Thoughts on gathering and bits of elastic!


I was given 2 of these skirts to make up as samples for a student at Glasgow School of Art. They were identical, one long, one short. I only like gathering, if it’s given specific areas, or has a decent amount of volume, otherwise random gathering often looks like a mistake!? To my eye it can be unflattering and adds bulk to areas that should avoid bulk, for example, over the hips at the side seams. When I was given these skirts to sew up, I decided not to use the gathering as an all round feature but to fix the areas to be gathered. This meant (1) I could focus on keeping the gathers away from the stomach and hips and (2) the amount that had been allowed for gathering in the skirt was meagre and had the potential to look like badly attached pieces!?

When gathering and attaching.

I recently used gathering when working on my old 80’s blouse pattern for the #refashioners and the #vintagepledge.

This was on the sleeve, and in both cases I gathered it in specific areas only, I was pleased with how it looked.

The shoulder line on the Sewoverit vintage shirt dress pattern has been moved forward to sit on the front of the dress, the gathering here is a feature often used on blouses, shirts and dresses. When I made the first jacket, the gathering almost disappeared but this was because my fabric was so lightweight. The second, sleeveless version shows off the gathering here to a much greater extent simply because it’s a slightly heavier weight of fabric!

Gathering is often used on the skirt parts of vintage skirt and dress patterns, and these are not usually cut as rectangles, but cut with side shaping and a proportionately fuller hem circumference to waist ratio. So while I’m thinking about gathering, I realise that, for me, one of the best ways to achieve all round gathers is with the use of elastic. The gathering, or flatness, that you can achieve with elastic is a completely different thing!?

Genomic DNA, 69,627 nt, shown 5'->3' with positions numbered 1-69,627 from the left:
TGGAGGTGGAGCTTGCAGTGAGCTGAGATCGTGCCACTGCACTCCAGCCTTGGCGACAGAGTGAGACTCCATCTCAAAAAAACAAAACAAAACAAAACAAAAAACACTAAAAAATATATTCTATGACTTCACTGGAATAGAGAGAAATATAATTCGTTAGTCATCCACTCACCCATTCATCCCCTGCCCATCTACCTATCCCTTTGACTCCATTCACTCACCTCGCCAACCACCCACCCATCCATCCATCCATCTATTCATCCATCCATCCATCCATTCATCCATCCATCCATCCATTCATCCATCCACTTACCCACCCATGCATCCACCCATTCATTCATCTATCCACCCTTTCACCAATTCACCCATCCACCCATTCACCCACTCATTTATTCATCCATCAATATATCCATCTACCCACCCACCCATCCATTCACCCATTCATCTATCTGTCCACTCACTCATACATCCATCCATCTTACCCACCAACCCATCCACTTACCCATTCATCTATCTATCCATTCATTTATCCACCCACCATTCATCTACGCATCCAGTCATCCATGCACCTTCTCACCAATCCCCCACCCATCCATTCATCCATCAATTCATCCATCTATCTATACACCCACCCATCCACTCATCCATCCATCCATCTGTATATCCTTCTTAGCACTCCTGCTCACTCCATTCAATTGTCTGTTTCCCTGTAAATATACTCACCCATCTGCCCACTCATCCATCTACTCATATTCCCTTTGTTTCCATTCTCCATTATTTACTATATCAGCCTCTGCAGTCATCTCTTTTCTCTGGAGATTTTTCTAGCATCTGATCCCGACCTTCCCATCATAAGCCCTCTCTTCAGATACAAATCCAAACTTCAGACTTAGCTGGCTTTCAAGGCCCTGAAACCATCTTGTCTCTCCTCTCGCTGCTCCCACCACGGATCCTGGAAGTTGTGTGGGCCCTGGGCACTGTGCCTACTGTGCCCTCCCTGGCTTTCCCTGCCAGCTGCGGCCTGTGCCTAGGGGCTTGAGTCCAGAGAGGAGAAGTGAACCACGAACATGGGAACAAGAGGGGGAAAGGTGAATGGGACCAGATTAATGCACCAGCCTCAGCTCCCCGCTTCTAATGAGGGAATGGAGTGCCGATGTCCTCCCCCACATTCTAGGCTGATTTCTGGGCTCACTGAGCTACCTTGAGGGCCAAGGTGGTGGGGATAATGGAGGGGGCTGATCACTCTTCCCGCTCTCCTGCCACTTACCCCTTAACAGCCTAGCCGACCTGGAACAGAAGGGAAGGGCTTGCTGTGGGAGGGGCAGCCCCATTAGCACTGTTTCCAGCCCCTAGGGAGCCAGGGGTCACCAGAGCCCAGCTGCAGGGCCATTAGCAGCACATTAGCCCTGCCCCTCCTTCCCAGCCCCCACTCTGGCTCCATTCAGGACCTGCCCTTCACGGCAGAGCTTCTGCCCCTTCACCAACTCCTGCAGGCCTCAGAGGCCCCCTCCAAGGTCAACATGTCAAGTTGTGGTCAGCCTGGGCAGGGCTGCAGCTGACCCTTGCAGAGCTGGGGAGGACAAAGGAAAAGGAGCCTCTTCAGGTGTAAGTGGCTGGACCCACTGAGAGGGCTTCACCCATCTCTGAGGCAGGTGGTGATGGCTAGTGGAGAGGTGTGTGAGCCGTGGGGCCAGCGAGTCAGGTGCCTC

The khaki trouser shows a separate all round elastic waistband, stitched decoratively with a tie. This is a great use of elastic, as it adds comfort as well.


This all round elastic waistband is a grown on one, I made it for Kelly’s collection and it was based on a male 70’s Simplicity sports jogger, it’s really simply made and functional.


The skirt waistband shows one of my favourite uses of elastic, when it’s used flat and rolled inside a loose waist edge. No need for a zip as it stretches on and it sits flat like a normal faced waistband. Such a clever use!


13 thoughts on “Thoughts on gathering and bits of elastic!

  1. lovely illustration of gathering on the black skirt, its so effective and I like the way its divided up, it really gives it a sense of order. I find gathers fussy, and potentially unflattering (prob why i am rather taken with the black skirt!). I dont wear stuff with gathers much, and I recently made a 40s blouse with gathers above bust, and I am finding it a bit fussy looking – and cant bring myself to hem yet (may revisit it after reading this )


    1. That’s just how I feel. Maybe you could turn the gathers on the blouse into little tucks instead. I know that feeling when you can’t bring yourself to finish something because you’re not quite sure about it!!


      1. Yup! Hearing that. I find gathered waists only suit people with very tiny waists. I just generally end up looking like a very wide, shapeless plank! Not my favourite look 😉


  2. Great discussion as always Linda. I’m tempted to use the gathering foot on my next gathered make. Having tried it recently, I like the way it makes teensy ticks that fall in one direction. My problem is though, how to estimate the fabric consumed by the gathers using a specialised foot. Sounds like maths is needed!

    Liked by 1 person

    1. Thank you Lesley. I’ll look at it properly later. Looks like thinking to be done!! I’m wondering now if I met Liz at a meet in Glasgow! I’m good with faces but not names, not the best for blogging! Looking forward to that tea and cake though.

      Liked by 1 person

Leave a Reply

Fill in your details below or click an icon to log in: Logo

You are commenting using your account. Log Out /  Change )

Google+ photo

You are commenting using your Google+ account. Log Out /  Change )

Twitter picture

You are commenting using your Twitter account. Log Out /  Change )

Facebook photo

You are commenting using your Facebook account. Log Out /  Change )


Connecting to %s